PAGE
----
Greetings from Andorra! It's one of the smallest countries in Europe, nestled in the Pyrenees between Spain and France. The official language is Catalan, but most people are trilingual (they also speak French and Spanish).
It's been nearly a week and the Pyrenees have been far more impressive than I imagined.... and I haven't even gotten to the best (highest) part yet!
I'm taking a short break to share a few photos before heading into the mountains. It's still snowing in the mountains, so I could use the break. I will push hard all next week because it's good weather, so I will try to do 40-50 km per day to take advantage of the conditions.
Therefore, I may not write again until I arrive in San Sebastian, Spain and touch the Atlantic.
Here are a few photos of the journey so far.
I had to hitchhike to the Cap de Creus and it was an adventure just getting there!
One unexpected site near the Cap de Creus: a statue of liberty in Spain that looks like it's signaling a touchdown!
Getting to el Cap de Creus was unforgettable because I experienced a hitchhiking first: I was picked up by a motorcycle! That's never happened to me! To make it more super unique, the driver was a woman! She was a German woman who now lived almost next door to where Salvador Dali lived for most of his life. She had an extra helmet and I snapped a picture of us while on the go.
I'm standing on the edge of the Cap de Creus!
I touched the Mediterranean Sea one last time before hiking to the Atlantic Ocean via the Pyrenees.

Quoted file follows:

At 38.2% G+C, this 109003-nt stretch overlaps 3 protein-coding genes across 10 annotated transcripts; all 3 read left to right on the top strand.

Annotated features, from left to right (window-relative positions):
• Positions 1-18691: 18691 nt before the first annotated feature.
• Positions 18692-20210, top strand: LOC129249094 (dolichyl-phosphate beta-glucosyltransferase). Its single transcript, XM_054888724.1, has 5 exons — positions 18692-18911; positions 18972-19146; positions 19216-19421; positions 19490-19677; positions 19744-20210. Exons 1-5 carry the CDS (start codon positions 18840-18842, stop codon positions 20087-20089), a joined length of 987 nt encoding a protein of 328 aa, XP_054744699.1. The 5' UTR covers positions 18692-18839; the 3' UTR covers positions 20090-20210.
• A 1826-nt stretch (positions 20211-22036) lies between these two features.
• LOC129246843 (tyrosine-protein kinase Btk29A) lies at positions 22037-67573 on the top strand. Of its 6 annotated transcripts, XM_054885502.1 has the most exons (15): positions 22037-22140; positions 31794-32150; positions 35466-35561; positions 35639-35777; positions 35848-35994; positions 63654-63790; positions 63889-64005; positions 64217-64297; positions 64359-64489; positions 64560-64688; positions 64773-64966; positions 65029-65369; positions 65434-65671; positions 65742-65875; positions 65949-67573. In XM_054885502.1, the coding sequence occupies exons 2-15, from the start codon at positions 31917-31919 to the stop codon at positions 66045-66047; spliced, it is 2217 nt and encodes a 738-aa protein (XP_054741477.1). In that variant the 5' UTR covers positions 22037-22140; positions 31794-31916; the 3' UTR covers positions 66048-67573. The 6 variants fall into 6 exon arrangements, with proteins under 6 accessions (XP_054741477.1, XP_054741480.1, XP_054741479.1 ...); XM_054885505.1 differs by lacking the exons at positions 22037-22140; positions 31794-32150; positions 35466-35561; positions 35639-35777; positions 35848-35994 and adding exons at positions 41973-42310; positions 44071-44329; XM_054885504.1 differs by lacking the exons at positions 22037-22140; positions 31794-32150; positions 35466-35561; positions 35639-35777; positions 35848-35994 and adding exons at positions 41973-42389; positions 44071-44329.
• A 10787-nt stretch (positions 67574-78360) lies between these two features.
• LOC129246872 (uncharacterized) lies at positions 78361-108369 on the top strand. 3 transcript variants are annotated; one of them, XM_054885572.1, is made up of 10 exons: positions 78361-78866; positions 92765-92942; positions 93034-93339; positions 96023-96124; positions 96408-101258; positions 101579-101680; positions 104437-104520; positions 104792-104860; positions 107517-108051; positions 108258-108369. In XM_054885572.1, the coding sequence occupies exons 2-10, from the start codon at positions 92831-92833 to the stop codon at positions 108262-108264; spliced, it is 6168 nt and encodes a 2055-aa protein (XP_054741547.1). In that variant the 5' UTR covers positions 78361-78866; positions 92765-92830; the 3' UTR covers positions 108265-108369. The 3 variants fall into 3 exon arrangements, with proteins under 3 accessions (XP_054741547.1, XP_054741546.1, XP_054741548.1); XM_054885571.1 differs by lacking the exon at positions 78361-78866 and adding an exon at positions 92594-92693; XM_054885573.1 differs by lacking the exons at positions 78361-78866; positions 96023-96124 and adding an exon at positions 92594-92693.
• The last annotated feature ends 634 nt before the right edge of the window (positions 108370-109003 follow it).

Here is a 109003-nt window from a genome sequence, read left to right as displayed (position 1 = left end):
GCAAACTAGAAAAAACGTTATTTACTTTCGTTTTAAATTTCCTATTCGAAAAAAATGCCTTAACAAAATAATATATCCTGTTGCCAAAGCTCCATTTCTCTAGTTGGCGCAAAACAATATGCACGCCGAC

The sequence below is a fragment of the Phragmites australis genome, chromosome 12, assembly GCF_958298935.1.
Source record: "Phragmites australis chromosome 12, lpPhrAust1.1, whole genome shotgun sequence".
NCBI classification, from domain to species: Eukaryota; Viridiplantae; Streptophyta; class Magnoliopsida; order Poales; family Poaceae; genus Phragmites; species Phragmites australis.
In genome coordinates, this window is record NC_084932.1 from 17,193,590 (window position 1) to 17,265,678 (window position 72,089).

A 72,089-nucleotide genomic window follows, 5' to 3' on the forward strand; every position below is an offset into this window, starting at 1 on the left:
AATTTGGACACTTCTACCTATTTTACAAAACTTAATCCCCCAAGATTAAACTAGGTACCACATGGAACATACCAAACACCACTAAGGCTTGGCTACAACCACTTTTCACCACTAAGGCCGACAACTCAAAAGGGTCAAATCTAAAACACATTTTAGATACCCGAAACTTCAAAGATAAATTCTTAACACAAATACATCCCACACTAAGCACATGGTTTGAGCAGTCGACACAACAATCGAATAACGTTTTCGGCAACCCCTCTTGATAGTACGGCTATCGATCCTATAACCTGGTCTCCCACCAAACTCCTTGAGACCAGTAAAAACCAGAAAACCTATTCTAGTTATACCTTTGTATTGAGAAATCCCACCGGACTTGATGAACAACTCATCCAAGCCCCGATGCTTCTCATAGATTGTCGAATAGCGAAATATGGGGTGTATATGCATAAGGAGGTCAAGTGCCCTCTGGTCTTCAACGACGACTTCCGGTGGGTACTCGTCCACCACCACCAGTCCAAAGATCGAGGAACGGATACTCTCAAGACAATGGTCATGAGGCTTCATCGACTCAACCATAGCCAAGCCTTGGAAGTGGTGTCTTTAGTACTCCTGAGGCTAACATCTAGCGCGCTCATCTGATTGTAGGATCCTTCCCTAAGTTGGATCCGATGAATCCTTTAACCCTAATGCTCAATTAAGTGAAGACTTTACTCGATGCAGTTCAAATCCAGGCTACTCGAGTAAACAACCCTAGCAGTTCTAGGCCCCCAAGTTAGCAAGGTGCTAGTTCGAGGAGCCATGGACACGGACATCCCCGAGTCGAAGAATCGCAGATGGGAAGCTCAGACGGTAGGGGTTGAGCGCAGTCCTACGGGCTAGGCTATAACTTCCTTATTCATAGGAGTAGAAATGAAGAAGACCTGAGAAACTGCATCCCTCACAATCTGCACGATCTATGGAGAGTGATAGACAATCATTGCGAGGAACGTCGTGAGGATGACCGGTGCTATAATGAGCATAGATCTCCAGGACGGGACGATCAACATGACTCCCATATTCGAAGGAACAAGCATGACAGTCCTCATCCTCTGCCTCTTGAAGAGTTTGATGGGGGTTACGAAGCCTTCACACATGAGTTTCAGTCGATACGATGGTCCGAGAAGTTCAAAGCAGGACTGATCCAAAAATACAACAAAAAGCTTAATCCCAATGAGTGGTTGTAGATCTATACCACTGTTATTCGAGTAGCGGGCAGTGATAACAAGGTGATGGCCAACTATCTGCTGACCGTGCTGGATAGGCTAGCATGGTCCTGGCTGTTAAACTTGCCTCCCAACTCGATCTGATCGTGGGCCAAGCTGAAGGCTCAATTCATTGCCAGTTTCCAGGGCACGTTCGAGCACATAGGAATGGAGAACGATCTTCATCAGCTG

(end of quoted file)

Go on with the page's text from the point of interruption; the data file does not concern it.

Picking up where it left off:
Banyuls-Sur-Mer and the Mediterranean begins to fade as I start to climb, climb, and climb....
Fresh snow fell the night before I walk through here.
Visibility sucked at times, which doesn't help me when I'm trying to navigate with a 1:400,000 map! (Most people use a 1:50,000 map, which gives 8 times more detail than what I have.) The weather was looking good, but that afternoon it would snow again.
I may have been at 2,500 meters, but with my white shirt, I was ready for a business meeting.
I love big signs for idiots like me!
The scenery is breathtaking.
This a cool place because it's where three countries (Spain, France, and Andorra) all meet.
The red-white blaze indicates the GR 11 trail (Spain Pyrenees traverse) which I was following at the time. Sometimes I did the HRP (High Route Pyrenees) or the GR 10 (France Pyrenees traverse). It depended on the weather and which trail I thought would provide the best scenery.
Fresh snow evidence.
It's fun hopping across the stream.
The next few photos show why the Pyrenees reminds me of the John Muir Trail and the High Sierra in California.
Ansel Adams? Not quite.
This is at 2,800 meters, moments before the snow started falling.
Andorra's capital city is called Andorra la Vella. It's at 1,000 meters (about 3,300 feet). It was a nice place to recharge my batteries before a big push across the toughest (and best) part of the Pyrenees.
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